Outcry over samsui woman with cigarette mural in Singapore: URA requests delay in changes as it reviews stance


Singapore-based American artist Sean Dunston was scrambling to modify his work as the URA issued a July 3 deadline. - Photo: ST

SINGAPORE: The Urban Redevelopment Authority (URA) has asked the artist behind a controversial mural of a cigarette-holding samsui woman to delay any changes to his work while the authority reviews its stance on amending the mural.

On June 21, The Straits Times (ST) reported the online outcry over URA’s order to erase a smoking cigarette from the mural, located at 297 South Bridge Road, opposite Maxwell MRT station.

The URA also cited an anonymous complainant who compared the depicted woman to a “prostitute” and called the mural “offensive”.

Singapore-based American artist Sean Dunston was scrambling to modify his work as the URA issued a July 3 deadline for a new proposal and cited the potential loss of the temporary permit of the business operating there, Ya Kun Kaya Toast, which expires on July 27.

On Instagram, Dunston had then suggested drawing over the cigarette with a kitten, a taco or an opium pipe.

But the URA has temporarily asked for the mural of the smoking samsui woman – which was defended on a Reddit thread citing archival sources as historically accurate – to stay on the walls of the historic area where the pioneering migrant labourers once lived.

Many online commenters said the mural was a recognition of samsui women’s labour and lives, and erasing the cigarette in the mural amounted to historical revisionism.

One Reddit user questioned: “Why are we trying to change history?”

Indie Singapore Tours, which runs tours in Chinatown, commented on Dunston’s Instagram post that the samsui women “do back-breaking work, with their only respite their laced ciggies”.

The mural is one of their guests’ favourites, the group commented.

In an e-mail update to the landlord, who is represented by Shepherd Asset Management, dated June 21 and seen by ST, the URA said it had “taken note of additional feedback regarding the mural”.

In the e-mail, the URA asked the landlord “to delay any works to the mural until the review is completed”.

The e-mail did not provide a timeline for the review.

In response to ST’s queries, the URA emphasised that while the mural was “completed without prior approval”, the authorities are re-evaluating its stance in the light of recent public feedback.

Shepherd’s spokesperson previously told ST it had not applied for prior approval for the mural, which was completed in early April, but made a submission on April 19.

The URA responded on May 8 identifying smoking as an issue and requested that Shepherd resubmit a proposal by May 22.

Shepherd did not meet the latter deadline.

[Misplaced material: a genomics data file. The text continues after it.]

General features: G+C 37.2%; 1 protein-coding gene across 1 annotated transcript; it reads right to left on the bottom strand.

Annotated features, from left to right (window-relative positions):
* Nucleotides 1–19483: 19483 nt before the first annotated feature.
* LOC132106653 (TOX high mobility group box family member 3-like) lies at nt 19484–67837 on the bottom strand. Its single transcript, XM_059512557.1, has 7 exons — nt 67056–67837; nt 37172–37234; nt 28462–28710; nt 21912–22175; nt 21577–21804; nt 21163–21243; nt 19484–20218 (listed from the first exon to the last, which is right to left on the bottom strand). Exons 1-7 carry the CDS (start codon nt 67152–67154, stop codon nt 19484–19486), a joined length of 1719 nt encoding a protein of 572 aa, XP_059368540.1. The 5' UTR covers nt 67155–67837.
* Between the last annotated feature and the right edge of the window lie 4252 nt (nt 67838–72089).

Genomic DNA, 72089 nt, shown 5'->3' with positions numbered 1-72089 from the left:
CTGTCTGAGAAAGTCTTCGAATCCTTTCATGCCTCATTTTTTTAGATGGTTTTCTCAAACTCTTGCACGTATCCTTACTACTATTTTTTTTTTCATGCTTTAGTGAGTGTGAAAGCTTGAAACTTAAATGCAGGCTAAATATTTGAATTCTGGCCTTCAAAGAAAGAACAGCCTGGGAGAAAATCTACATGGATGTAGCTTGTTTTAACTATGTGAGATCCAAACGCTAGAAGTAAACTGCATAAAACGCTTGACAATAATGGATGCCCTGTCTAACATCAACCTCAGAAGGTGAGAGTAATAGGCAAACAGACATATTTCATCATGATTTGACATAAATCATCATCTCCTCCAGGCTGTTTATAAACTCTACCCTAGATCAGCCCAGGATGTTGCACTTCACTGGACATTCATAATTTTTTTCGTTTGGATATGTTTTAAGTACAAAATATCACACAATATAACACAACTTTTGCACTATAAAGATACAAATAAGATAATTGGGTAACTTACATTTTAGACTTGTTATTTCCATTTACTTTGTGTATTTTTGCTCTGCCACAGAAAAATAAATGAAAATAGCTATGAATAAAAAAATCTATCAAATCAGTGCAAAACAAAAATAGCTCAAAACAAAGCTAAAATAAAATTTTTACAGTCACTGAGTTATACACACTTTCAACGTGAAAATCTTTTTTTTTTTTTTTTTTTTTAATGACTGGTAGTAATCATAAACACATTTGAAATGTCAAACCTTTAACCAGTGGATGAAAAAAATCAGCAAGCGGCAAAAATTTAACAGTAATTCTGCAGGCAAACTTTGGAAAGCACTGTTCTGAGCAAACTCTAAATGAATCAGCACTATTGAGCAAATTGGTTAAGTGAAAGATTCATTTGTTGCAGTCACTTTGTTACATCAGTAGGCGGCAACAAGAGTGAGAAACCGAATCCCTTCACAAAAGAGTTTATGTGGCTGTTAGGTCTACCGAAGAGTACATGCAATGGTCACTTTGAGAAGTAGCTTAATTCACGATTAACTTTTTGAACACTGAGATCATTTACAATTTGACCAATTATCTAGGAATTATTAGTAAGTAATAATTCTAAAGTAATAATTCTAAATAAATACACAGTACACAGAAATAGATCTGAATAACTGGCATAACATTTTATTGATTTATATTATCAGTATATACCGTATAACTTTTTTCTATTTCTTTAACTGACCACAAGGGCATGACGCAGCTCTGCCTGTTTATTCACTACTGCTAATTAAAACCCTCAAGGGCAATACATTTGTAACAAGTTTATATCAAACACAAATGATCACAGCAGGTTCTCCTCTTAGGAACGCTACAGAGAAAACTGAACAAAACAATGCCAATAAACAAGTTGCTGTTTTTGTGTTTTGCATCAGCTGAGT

Prior to this re-evaluation, the URA had determined that “the depiction of smoking on the unauthorised mural is not aligned with Singapore’s anti-smoking policy” after consultation with stakeholders and relevant agencies.

Arts Nominated Member of Parliament Usha Chandradas told ST that the mural has value as a talking point for important social topics and welcomes the URA’s move to re-evaluate its stance.

She said: “This particular work speaks to the migrant worker experience in Singapore, which is very much a contemporary concern.

"I can see value in it being presented in such an unvarnished way as it prompts reflection and conversation about how we view and interact with migrant workers in our society today.”

Chandradas urged the authorities to conduct a more “holistic assessment” by factoring in the artist’s intention and historical context, and not make decisions “based on comments or feedback from the public which may be made on less considered terms”.

She added, however, that applications and approval processes for public murals need to be respected.

Other online comments dismissed the misogynistic nature of the anonymous complaint by a member of the public cited in URA’s e-mail to the landlord.

Singaporean activist Kirsten Han wrote on Facebook that calling the depicted woman a prostitute “says so much more about how you view young working women than it says about the artwork”.

Non-profit organisation Project X, which provides support to sex workers, rebuked the discrimination against sex workers and commented on Dunston’s Instagram post: “Sex work is work.”

Speaking to ST, Dunston said of the URA’s decision-making process: “It’s good to have boundaries, but a generic template for enforcing rules on art is damaging.

"The policy stance on cigarettes is well founded if it’s an advertisement, endorsement or advocation. This mural is not any of those.”

The artist said he had received even more positive feedback from the public since the controversy with the URA.

On the authority’s decision to re-evaluate its stance on the mural, he said: “I’m hopeful that they’ll take the context and history into consideration.”

He said he will not be modifying the mural for now and will await more information from the authorities. - The Straits Times/ANN

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Singapore , Outcry , samsui woman , cigarette , mural , URA , delay , review

   

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